A deal brokered by National Lands Commission (NLC) to have Deputy President William Ruto pay for the controversial land on which Weston Hotel sits has run into headwinds.
The Kenya Civil Aviation Authority (KCAA) has moved to court seeking to repossess the contentious land.
NLC found that the four-star hotel had been built on grabbed land belonging to KCAA and ordered that Ruto should negotiate for compensation.
But in a new twist to the long running saga, KCAA has now moved to the Lands and Environment Court.
The suit, filed by lawyers James Orengo and Otiende Amollo, reads that NLC lacked powers to order KCAA to negotiate with the DP for compensation.
According to court papers exclusively seen by the Saturday Standard, KCAA said its only desire was to get back its land and not to be paid any money.
“The first respondent’s (NLC) determination further is irrational and irregular as no party pleaded for compensation. The final order also fails to account for the fixtures on the land, making the order ambiguous and absurd and incapable of implementation,” argue KCAA lawyers.
“Similarly, the determination is irrational because it deliberately turned a blind eye to the corrupt dealings of the second (Weston Hotel), third (Priority Limited) and fourth (Monene Investments Limited) respondents instead of upholding the petitioner legitimate expectation to enforcement of its property rights, thereby setting a bad precedent that wrongfully elevates land grabbing by private entities beyond legal reproach.”
Justice Benard Eboso ordered that the Weston land should not be used as security and should not be transferred to any other party.
He also barred NLC from evaluating the land in a bid to compensate KCAA.
“In the interim period, a conservatory order preserving the status quo and suit property be and is hereby granted restraining and prohibiting the first respondent from undertaking the valuation or taking any other decision, step, action or measure towards implementation and or enforcements of the determination of the NLC dated January 2019,” ruled Justice Eboso.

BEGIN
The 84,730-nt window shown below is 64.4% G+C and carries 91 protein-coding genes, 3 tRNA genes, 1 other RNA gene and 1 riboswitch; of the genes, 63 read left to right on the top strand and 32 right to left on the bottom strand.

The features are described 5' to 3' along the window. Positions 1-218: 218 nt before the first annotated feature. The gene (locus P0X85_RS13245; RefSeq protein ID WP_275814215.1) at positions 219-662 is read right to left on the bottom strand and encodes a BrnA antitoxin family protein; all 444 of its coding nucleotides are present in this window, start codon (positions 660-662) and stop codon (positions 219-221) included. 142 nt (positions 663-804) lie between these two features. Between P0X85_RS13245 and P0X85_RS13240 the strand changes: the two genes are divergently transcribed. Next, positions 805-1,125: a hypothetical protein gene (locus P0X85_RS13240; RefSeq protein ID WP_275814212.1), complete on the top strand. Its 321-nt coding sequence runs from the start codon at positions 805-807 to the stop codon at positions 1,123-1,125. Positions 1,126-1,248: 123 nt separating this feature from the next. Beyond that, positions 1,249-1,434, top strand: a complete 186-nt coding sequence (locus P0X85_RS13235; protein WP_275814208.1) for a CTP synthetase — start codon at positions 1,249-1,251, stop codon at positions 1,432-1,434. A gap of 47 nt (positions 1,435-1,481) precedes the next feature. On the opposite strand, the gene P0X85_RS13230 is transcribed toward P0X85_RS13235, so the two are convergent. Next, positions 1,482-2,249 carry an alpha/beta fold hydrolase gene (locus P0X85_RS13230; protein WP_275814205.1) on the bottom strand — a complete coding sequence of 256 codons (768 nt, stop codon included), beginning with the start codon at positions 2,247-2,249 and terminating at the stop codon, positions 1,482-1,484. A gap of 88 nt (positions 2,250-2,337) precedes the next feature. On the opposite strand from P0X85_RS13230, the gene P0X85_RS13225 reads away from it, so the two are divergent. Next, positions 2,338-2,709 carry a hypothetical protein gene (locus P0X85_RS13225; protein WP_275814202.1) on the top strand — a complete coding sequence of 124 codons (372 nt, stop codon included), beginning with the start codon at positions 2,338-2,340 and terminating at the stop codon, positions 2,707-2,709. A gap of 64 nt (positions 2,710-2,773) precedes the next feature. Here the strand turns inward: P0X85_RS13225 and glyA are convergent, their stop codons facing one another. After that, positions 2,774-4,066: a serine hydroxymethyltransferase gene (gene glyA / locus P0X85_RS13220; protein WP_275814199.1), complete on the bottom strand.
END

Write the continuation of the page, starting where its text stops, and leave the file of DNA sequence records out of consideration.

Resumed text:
In the case, KCAA Director General Gilbert Kibe said that the parcel Weston sits on was public land intended for use by the Directorate of Civil Aviation (DCA) in ensuring air navigation control and safety throughout Kenya.
He claimed that DCA actively occupied and utilised the land by installing sensitive air navigation equipment and its central stores holding spare parts. It also had advanced plans to build its headquarters to serve as the base of KCAA.
According to Mr Kibe, Priority and Monene Investments procured registration as owners of the same land through illegality, fraud and corruption, and forcibly evicted the DCA and its employees from the said land.
The court heard that the two firms forcibly removed the DCA’s costly air navigation equipment and spares and dumped them at sites in Industrial Area and Athi River, causing their degradation from harsh exposure to the elements. He said Weston was built in full knowledge that the land had been grabbed.
The suit papers also said the hotel was built without proper development approvals.
“In furtherance to the fraud, Weston, despite full knowledge of the KCAA’s lawful claim, procured registration of the transfer in its favour and began rapid construction of the current development without bothering to seek or obtain development approvals from relevant state regulatory agencies, including KCAA,” said Captain Kibe.
Captain Kibe accused NLC of attempting to whitewash the illegality it suffered by ordering that it must accept compensation.
He said KCAA specifically sought restitution of the land.
The court heard that NLC ignored its own finding that the parcel was adversely mentioned in the Ndung’u Report of 2004. The report specifically identified KCAA’s unchallenged ownership over the land.
“Any due diligence conducted by a bona fide party in 2007 when the transfer was done would have raised red flags that the land belonged to the Petitioner. Therefore, Weston was in fact aware, or by reasonable diligence, would have discovered the KCAA owned the land. It cannot therefore allege that its transaction was bonafide,” he said.
It was also claimed that NLC ignored clear evidence that “Weston recklessly continued with the purchase and rushed construction without obtaining KCAA’s approval as required by Regulation 65 of the Civil Aviation (Aerodromes) Regulations”.
Weston, the court heard, further failed to comply with a notice to stop construction in a bid to secure air navigation safety. The case will be heard on July 4.
[Roselyne Obala, Geofrey Mosoku and Kamau Muthoni]
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